How the DNC Avoided a Philly Airport Worker Strike

(Photo: AP/Matt Slocum)

Travelers walk through the Philadelphia International Airport on May 27, 2016.

For all the discord and angry protests at the Democratic convention in Philadelphia this week, organizers should at least be grateful that most delegates arrived without incident. Had the city’s airport workers not narrowly averted a strike on Sunday, things could have been even more chaotic still, with stranded delegates unable to land in Philadelphia.

In the week leading up to the Democratic National Convention, it had looked all but certain that airport workers at the Philadelphia International Airport would go on strike, creating a travel nightmare for thousands of delegates who had been set to arrive by plane.

Airport workers had staged actions and protests throughout the week, and had voted to walk off the job during the convention itself. The workers have complained of low wages, meager benefits, and retaliation against airport employees who were trying to organize a union with the Service Employees International Union (SEIU) Local 32BJ. These workers, who include baggage handlers, wheelchair attendants, and cabin cleaners, are employed by a web of subcontractors hired by the airport’s major airlines, most notably American Airlines.

When SEIU officials announced late Friday that workers would not strike after all, and that American Airlines would sit down this week with the union to talk about opening a fair path to unionization for subcontracted workers, it represented a major labor victory. It also brought up the question: What happened?

Philadelphia’s airport organizing effort stretches back several years, and has become a national SEIU campaign. But the looming strike put Democratic party officials in a tight spot. In a party closely allied with the labor movement, the SEIU has long played a powerful role. But party leaders understandably didn’t want a major worker dispute disrupting the convention.

Democrats found a way out by turning up the heat on American Airlines to require its subcontractors to take the high road. Three prominent Pennsylvania Democrats—Governor Tom Wolf, Philadelphia Mayor Jim Kenney, and Representative Bob Casey—along with an army of other prominent DNC delegates, made it known that there would be consequences if American, the largest airline at the Philadelphia International Airport, didn’t sit down and talk.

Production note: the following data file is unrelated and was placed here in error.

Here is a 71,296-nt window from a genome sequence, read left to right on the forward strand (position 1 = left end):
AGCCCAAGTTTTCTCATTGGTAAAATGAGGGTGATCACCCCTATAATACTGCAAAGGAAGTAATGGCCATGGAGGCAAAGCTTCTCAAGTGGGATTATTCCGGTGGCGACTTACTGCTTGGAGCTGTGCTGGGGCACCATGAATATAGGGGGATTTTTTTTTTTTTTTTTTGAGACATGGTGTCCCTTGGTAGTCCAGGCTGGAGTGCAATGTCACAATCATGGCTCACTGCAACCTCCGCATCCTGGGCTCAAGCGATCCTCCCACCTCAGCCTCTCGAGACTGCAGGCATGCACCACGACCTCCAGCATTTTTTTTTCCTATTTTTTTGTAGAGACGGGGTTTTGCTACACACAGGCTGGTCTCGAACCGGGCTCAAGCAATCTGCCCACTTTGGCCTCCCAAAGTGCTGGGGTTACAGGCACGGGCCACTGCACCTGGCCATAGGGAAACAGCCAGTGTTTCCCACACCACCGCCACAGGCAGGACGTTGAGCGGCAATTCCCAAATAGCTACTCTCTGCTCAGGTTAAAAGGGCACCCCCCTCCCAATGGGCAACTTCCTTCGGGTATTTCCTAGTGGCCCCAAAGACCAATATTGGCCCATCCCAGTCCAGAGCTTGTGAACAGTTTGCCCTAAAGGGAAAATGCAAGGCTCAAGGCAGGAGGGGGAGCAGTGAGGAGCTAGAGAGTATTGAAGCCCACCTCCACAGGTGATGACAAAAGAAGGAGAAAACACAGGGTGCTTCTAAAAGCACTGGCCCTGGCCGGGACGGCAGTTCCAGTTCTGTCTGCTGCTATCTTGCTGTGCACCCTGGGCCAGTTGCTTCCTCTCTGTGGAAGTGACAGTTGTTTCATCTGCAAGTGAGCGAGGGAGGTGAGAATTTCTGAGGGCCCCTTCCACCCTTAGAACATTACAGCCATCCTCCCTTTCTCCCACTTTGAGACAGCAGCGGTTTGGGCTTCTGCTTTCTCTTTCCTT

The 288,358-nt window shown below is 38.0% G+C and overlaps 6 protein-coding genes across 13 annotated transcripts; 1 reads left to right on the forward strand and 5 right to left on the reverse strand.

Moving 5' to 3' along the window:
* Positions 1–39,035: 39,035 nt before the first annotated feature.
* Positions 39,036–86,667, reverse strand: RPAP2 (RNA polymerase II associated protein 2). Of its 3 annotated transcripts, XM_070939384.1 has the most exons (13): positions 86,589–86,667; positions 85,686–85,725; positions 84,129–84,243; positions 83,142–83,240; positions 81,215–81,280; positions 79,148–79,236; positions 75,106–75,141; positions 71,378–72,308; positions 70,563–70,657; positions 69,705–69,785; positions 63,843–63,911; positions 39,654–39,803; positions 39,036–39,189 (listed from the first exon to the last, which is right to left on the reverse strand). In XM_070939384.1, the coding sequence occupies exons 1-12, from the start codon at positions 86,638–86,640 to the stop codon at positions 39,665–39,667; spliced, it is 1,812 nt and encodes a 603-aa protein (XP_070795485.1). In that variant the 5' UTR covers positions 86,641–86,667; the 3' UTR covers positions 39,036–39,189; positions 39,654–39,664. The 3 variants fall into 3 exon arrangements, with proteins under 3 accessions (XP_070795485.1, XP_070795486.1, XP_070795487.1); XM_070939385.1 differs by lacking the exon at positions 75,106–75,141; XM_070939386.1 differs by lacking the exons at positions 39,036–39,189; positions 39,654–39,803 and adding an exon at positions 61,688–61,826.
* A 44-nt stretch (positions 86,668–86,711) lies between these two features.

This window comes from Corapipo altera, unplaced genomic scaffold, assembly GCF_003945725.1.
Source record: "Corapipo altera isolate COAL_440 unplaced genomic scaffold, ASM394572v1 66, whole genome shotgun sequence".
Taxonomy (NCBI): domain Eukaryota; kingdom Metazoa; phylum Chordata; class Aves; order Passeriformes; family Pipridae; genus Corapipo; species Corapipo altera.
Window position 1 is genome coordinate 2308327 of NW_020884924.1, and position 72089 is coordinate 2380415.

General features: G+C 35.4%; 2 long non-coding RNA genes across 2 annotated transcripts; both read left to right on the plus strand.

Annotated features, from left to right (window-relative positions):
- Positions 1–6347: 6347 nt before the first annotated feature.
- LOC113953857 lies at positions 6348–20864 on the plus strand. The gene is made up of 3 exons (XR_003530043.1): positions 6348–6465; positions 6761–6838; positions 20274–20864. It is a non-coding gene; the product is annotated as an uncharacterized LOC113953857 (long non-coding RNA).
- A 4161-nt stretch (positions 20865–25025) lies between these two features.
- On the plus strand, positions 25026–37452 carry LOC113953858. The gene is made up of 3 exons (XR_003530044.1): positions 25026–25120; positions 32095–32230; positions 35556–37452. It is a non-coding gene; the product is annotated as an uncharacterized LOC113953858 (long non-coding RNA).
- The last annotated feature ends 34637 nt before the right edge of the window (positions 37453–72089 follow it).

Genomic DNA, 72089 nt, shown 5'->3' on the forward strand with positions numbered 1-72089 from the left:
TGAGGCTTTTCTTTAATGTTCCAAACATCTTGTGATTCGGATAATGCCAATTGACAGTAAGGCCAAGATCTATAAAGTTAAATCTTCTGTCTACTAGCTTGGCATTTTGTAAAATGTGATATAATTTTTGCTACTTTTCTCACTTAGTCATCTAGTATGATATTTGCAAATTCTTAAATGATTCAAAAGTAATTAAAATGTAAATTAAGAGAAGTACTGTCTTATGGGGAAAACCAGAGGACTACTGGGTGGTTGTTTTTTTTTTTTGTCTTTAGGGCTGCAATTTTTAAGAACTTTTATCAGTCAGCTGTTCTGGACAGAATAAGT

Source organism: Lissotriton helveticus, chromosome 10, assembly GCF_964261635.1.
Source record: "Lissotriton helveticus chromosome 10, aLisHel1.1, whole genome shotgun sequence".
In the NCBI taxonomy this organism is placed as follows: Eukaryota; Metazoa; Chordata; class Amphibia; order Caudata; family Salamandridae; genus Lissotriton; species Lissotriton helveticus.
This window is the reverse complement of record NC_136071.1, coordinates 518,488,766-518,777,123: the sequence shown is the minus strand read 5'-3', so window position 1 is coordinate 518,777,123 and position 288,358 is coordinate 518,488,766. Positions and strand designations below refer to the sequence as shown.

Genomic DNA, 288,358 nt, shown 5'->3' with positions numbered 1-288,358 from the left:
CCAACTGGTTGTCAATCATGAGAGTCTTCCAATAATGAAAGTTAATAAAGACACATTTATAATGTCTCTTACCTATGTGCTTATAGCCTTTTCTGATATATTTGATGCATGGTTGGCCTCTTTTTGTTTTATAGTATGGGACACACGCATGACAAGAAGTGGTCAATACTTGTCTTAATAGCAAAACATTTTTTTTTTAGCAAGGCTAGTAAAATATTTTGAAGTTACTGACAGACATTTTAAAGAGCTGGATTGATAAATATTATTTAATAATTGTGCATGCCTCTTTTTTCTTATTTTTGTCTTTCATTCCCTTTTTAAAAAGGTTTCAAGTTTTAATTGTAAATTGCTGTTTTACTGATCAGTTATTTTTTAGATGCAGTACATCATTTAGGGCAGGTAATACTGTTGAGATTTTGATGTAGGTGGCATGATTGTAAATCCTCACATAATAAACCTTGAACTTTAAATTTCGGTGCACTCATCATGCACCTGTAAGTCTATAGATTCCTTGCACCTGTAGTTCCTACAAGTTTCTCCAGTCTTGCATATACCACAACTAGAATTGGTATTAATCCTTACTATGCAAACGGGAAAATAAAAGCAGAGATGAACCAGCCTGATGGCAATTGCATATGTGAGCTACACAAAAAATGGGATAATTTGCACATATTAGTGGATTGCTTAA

At a Monday press conference on raising the minimum wage, Los Angeles Mayor Eric Garcetti told the Prospect that the California Democratic Party had sent out an email to its entire delegation calling on its members to stand with the striking airport workers, and suggesting that one way they could do that would be to fly into nearby Newark, New Jersey, instead of into Philadelphia.

“We wanted California to be behind this as well,” said Garcetti, who has worked with airlines at the Los Angeles airport to increase wages and promote unionization. Garcetti himself reached out to American Airlines officials to argue that if they could make it work in Los Angeles, they could make it work in Philadelphia and across the country.

“When you have an entire set of delegates and elected officials who are appealing to a major corporation, who in turn listens to that and then decides to sit down with the unions to figure a path for workers to exercise their collective bargaining rights, [and] that process actually works—it gave us a tremendous amount of hope,” 32BJ President Hector Figueroa told the Prospect at the press conference. “But it would not have happened without the workers showing their courage to take action.”

Philadelphia’s airport worker organizing campaign—led by Local 32BJ and the faith-based group known as POWER—began around 2012, at a time when the city was poised to invest millions in its airport. Organizers discovered that some subcontracted workers were making as little as $2 or $3 an hour. Eventually, over the course of a two-year lobbying effort, they got the city to enact a $12-per-hour minimum wage for airport workers. Still, some subcontractors, organizers say, have not abided by local wage laws—and have been illegally retaliating against workers seeking to form a union.

The purpose of last week’s threatened strike was to put muscle behind their call for a $15 minimum wage and the right to form a union.

“We recognize that Philadelphia is a big plantation,” says Bishop Dwayne Royster, executive director of POWER. The majority of the airport’s low-wage service workers are black, and many are living in poverty. “We’ve been calling out that tension because there’s a real racial dynamic to the poverty in this city,” Royster adds. “We’re not putting up with this anymore. This is a moral issue, it’s got to be changed, and business has to do better.”

Airport workers, including Onetha McKnight, who has worked as a wheelchair attendant at the airport for nine years, hailed the decision by American Airlines to sit down with the union. She said she became active as an organizer after hearing too often about how her co-workers were being mistreated. When Local 32BJ began its airport campaign in Philadelphia, McKnight brought the union’s message back to her colleagues. Seeing national political leaders rally to the workers’ sides, she says, demonstrates just how far the organizers and their movement have come.

“We’ve had a lot of victories along the way, but it’s been a long, uphill ride,” says McKnight. “But this gives us hope.”

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